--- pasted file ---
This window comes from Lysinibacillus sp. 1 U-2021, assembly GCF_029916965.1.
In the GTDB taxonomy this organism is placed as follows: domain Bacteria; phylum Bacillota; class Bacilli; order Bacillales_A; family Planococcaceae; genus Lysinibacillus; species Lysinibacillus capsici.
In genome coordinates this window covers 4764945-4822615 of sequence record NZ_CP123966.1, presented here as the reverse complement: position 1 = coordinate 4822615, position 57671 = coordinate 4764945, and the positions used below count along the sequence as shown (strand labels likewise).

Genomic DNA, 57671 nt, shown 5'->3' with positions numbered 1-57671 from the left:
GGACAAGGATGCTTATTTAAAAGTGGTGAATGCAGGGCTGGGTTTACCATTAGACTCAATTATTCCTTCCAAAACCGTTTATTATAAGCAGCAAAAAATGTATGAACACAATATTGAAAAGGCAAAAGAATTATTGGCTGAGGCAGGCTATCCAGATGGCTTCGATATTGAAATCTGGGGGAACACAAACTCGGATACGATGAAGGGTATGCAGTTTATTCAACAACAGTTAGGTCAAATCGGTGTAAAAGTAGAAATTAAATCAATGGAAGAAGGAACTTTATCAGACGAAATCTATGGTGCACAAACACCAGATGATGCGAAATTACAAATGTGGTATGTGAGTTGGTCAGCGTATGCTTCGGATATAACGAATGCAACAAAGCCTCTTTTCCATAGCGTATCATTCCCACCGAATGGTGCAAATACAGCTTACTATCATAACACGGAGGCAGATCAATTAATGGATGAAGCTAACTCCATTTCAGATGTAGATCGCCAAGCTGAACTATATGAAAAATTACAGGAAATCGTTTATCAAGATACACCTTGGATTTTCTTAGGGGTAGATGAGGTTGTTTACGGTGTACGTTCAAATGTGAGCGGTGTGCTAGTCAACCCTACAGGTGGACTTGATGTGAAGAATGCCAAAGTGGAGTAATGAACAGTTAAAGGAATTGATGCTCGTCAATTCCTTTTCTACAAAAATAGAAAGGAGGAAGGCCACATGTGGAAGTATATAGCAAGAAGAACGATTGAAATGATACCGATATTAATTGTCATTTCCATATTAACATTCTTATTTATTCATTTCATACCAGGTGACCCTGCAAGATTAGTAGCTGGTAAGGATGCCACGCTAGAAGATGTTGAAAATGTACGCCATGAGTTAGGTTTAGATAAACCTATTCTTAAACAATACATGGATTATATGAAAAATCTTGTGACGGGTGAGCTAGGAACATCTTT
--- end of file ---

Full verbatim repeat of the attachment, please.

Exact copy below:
This window comes from Lysinibacillus sp. 1 U-2021, assembly GCF_029916965.1.
In the GTDB taxonomy this organism is placed as follows: domain Bacteria; phylum Bacillota; class Bacilli; order Bacillales_A; family Planococcaceae; genus Lysinibacillus; species Lysinibacillus capsici.
In genome coordinates this window covers 4764945-4822615 of sequence record NZ_CP123966.1, presented here as the reverse complement: position 1 = coordinate 4822615, position 57671 = coordinate 4764945, and the positions used below count along the sequence as shown (strand labels likewise).

Genomic DNA, 57671 nt, shown 5'->3' with positions numbered 1-57671 from the left:
GGACAAGGATGCTTATTTAAAAGTGGTGAATGCAGGGCTGGGTTTACCATTAGACTCAATTATTCCTTCCAAAACCGTTTATTATAAGCAGCAAAAAATGTATGAACACAATATTGAAAAGGCAAAAGAATTATTGGCTGAGGCAGGCTATCCAGATGGCTTCGATATTGAAATCTGGGGGAACACAAACTCGGATACGATGAAGGGTATGCAGTTTATTCAACAACAGTTAGGTCAAATCGGTGTAAAAGTAGAAATTAAATCAATGGAAGAAGGAACTTTATCAGACGAAATCTATGGTGCACAAACACCAGATGATGCGAAATTACAAATGTGGTATGTGAGTTGGTCAGCGTATGCTTCGGATATAACGAATGCAACAAAGCCTCTTTTCCATAGCGTATCATTCCCACCGAATGGTGCAAATACAGCTTACTATCATAACACGGAGGCAGATCAATTAATGGATGAAGCTAACTCCATTTCAGATGTAGATCGCCAAGCTGAACTATATGAAAAATTACAGGAAATCGTTTATCAAGATACACCTTGGATTTTCTTAGGGGTAGATGAGGTTGTTTACGGTGTACGTTCAAATGTGAGCGGTGTGCTAGTCAACCCTACAGGTGGACTTGATGTGAAGAATGCCAAAGTGGAGTAATGAACAGTTAAAGGAATTGATGCTCGTCAATTCCTTTTCTACAAAAATAGAAAGGAGGAAGGCCACATGTGGAAGTATATAGCAAGAAGAACGATTGAAATGATACCGATATTAATTGTCATTTCCATATTAACATTCTTATTTATTCATTTCATACCAGGTGACCCTGCAAGATTAGTAGCTGGTAAGGATGCCACGCTAGAAGATGTTGAAAATGTACGCCATGAGTTAGGTTTAGATAAACCTATTCTTAAACAATACATGGATTATATGAAAAATCTTGTGACGGGTGAGCTAGGAACATCTTT